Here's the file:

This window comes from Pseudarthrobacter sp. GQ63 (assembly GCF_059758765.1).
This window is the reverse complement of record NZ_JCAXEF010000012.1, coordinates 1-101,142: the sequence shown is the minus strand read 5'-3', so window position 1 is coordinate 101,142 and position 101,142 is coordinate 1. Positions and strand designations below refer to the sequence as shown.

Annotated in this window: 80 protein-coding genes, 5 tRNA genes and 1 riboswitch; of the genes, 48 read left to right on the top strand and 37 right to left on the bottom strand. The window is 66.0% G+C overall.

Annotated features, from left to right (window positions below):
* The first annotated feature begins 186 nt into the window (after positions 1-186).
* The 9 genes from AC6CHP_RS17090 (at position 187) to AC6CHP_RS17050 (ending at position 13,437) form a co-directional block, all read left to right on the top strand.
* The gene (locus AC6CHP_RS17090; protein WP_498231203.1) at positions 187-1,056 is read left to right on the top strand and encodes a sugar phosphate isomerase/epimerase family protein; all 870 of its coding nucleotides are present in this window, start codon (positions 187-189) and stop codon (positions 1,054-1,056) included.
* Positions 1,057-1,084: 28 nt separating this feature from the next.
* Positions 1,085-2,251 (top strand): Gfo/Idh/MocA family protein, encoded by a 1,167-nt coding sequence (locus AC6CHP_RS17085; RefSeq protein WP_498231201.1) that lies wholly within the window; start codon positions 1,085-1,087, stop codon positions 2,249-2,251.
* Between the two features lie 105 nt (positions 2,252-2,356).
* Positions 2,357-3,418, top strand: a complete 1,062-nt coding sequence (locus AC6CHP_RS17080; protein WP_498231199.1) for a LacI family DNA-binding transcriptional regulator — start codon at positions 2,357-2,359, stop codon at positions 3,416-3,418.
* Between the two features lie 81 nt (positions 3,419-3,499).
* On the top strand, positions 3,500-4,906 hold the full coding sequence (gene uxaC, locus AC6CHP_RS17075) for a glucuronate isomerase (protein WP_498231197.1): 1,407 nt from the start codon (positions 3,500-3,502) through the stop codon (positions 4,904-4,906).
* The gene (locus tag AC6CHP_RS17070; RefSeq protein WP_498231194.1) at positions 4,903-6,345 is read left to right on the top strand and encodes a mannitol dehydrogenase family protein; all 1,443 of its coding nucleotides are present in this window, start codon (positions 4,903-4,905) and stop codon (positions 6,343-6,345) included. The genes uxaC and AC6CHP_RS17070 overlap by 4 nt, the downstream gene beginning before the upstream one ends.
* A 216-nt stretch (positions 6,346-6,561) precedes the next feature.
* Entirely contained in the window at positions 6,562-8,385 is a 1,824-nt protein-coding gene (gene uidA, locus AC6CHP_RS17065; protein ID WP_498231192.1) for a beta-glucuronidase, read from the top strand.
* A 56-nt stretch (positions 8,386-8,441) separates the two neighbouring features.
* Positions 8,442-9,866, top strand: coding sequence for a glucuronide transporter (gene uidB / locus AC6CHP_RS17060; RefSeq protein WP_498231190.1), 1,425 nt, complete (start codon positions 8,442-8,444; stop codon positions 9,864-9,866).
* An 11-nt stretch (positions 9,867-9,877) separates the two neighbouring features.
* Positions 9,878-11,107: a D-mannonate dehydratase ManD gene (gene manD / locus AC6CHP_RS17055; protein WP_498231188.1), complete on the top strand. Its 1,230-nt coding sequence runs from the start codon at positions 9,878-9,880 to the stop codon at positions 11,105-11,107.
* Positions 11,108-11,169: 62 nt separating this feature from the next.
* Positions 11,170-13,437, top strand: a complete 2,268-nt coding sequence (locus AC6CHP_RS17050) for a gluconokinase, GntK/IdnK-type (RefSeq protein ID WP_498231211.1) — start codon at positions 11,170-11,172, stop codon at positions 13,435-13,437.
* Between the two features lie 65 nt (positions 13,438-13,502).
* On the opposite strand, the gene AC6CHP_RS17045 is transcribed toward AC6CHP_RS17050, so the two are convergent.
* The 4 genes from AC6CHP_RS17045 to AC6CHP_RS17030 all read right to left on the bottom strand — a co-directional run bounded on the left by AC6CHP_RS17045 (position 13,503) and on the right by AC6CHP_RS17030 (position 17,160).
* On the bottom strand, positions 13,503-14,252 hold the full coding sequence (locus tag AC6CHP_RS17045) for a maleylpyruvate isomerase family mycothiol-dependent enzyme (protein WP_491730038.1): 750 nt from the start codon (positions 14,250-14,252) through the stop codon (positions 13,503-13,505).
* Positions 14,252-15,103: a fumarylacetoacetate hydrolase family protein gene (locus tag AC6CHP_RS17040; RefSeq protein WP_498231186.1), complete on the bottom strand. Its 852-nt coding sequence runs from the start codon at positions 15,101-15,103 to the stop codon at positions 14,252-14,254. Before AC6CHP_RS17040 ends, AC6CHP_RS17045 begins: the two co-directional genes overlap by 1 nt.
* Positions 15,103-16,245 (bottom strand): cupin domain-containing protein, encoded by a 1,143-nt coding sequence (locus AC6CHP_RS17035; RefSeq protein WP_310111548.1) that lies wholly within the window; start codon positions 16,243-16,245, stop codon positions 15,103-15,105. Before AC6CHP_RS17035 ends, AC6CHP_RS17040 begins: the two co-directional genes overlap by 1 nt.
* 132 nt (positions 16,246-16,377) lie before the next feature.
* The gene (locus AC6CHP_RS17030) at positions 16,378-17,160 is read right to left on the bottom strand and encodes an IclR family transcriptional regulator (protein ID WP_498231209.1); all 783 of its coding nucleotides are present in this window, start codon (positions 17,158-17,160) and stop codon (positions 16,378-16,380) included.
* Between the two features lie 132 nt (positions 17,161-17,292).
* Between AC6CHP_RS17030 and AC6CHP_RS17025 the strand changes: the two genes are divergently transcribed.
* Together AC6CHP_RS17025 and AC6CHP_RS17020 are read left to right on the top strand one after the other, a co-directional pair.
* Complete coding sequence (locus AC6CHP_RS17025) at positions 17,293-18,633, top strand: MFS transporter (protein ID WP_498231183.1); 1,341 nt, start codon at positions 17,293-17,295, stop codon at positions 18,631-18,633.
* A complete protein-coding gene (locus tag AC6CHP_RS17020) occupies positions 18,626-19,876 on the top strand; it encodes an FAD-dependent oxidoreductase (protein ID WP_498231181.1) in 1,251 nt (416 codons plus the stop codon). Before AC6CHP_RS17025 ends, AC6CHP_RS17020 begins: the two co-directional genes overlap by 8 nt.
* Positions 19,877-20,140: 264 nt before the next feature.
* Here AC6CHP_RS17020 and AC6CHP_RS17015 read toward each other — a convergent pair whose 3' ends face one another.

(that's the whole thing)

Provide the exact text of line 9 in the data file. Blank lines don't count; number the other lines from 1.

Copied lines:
* Positions 1,085-2,251 (top strand): Gfo/Idh/MocA family protein, encoded by a 1,167-nt coding sequence (locus AC6CHP_RS17085; RefSeq protein WP_498231201.1) that lies wholly within the window; start codon positions 1,085-1,087, stop codon positions 2,249-2,251.